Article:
Anna Dumitriu & Alex May
Archaeabot / Antisocial swarm robots
ArchaeaBot: A Post Singularity and Post Climate Change Life-form
United Kingdom / Spain, 2018
Fish tank, underwater robot, 30 x 30 x 30 cm
ArchaeaBot takes the form of an underwater robotic installation that explores what ‘life’ might mean in a post singularity, post climate change future. The project is based on new research about archaea (the oldest life forms on Earth) combined with the latest innovations in machine learning & artificial intelligence creating the ‘ultimate’ species for the end of the world as we know it.
The work is made in collaboration with researcher/cryomicroscopist Amanda Wilson as part of the EU FET Open H2020 funded MARA project based in the Beeby Lab at Imperial College London, and with Professor Daniel Polani from the School of Computer Science at the University of Hertfordshire. The project is supported through an EMAP/EMARE artists’ residency at LABoral Centro de Arte y Creación Industrial in Gijón (Spain) with support of the Creative Europe Culture Programme of the European Union and with generous support from Arts Council England.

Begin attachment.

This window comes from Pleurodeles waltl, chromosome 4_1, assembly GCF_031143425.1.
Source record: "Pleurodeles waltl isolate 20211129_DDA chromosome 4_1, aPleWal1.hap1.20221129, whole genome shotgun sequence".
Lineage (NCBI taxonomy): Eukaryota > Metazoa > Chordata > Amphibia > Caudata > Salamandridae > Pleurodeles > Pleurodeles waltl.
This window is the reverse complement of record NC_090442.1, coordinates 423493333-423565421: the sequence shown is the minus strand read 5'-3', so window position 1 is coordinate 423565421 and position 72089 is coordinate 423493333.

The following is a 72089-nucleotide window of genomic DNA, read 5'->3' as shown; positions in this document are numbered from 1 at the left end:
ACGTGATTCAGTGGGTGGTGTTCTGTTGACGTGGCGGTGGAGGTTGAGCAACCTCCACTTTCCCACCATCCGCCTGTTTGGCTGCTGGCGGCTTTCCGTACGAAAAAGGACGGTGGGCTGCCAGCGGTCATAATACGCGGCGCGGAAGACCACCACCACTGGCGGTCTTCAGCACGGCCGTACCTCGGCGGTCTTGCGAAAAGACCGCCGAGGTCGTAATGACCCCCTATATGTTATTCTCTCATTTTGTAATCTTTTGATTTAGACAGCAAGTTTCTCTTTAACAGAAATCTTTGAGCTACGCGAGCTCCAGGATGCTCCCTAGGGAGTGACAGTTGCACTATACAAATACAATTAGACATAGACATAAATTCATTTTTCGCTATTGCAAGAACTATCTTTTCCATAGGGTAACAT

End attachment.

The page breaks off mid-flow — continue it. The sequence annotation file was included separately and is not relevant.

Antisocial Swarm Robots
United Kingdom, 2015
10 Robots, 12 x 10 x 10 cm
Antisocial Swarm Robots explores how humans psychologically perceive the programmed actions of robots by projecting their own meanings and emotional responses onto them. The tiny identical swarm robots do not like each other, nor the walls of their pen or visitors’ efforts to interact with them. The installation exposes subtle and complicated emergent behaviours that humans will psychologically perceive as having a wide range of high-level priorities, and even emotions and desires. Originally commissioned by The Science Gallery Dublin and supported by the University of Hertfordshire